"She told me to let go, so I did," I said weakly. "When your friend asks you to let go," she announced to the very full room. "Make sure she's really ok first." I hadn't done that. I trusted that Dina knew what she was doing. Dina was still lying on her back at this point. "It's not your fault," she said, looking up at me. But I felt like it most definitely was my fault. I am a terrible spotter, and handstands are really scary for me. I went out to the lobby and lost it, bawling like a little kid.

Another friend came out and comforted me. "People get hurt," she said. "It even happens in advanced teacher trainings." I wanted to leave, but Dina, ambulatory by this point, convinced me to stay and finish the class. "You need to deal with this," she said. "That is why you are here." So I did. At the end of class, I got hugs and kisses and love from my fellow students.

"That's quite a yoga community you have," said my husband when I called to tell him the story.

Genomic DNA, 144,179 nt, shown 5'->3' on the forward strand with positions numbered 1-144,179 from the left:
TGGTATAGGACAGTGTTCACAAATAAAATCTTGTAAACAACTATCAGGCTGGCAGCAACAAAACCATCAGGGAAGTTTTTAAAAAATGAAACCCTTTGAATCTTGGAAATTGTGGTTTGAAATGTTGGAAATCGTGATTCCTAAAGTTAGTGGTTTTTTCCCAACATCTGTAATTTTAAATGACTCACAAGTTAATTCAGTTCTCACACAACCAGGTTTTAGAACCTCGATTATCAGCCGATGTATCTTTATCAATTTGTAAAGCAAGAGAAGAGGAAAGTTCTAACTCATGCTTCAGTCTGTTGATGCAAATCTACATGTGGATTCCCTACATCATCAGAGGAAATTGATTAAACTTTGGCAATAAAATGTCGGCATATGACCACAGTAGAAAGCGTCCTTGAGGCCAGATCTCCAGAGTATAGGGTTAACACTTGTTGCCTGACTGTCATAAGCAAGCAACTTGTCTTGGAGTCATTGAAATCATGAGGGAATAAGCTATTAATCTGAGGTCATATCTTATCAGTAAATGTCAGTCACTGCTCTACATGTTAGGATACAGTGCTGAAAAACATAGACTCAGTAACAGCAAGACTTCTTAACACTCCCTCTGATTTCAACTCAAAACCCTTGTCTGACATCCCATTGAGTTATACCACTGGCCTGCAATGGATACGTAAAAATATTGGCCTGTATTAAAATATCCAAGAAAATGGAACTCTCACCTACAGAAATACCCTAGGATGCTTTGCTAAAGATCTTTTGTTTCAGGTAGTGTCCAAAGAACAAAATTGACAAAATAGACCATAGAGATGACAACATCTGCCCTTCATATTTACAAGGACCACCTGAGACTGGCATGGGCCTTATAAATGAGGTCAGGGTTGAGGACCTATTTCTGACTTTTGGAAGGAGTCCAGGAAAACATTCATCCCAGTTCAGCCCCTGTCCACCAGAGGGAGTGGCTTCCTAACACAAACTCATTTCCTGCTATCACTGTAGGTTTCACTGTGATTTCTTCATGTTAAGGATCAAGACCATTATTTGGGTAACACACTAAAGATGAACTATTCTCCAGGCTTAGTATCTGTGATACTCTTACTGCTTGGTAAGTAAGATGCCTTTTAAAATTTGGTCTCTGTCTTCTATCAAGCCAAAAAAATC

I sure do.

Wednesday, April 13, 2011

Breast Implants

The number of breast augmentations increased 39% from 2000 through 2010, according to new data from the gleeful American Society of Plastic Surgeons.

I read about the study the morning after a friend, a breast cancer patient, told me that she had just had her saline sac removed because of an infection. her troubles made me wonder why anyone would put herself through surgery if her breasts were actually healthy and intact. I did some browsing on the web and found another stat that shed some light on the situation: women who get implants are more likely to be depressed and suffer from body image problems than those who don't, and are 3 times as likely to commit suicide, according to 7 studies.

I once hugged a friend and realized with a flash that her unnaturally hard breasts were not real. We exchanged a glance, and that was that, but I never thought of her the same way. Years ago, I knew a girl whose father bought her implants as an 18th birthday gift. He looked at her and said: "You're a little out of proportion. Let's get you some implants." Amazingly, this girl grew up to be a productive member of society.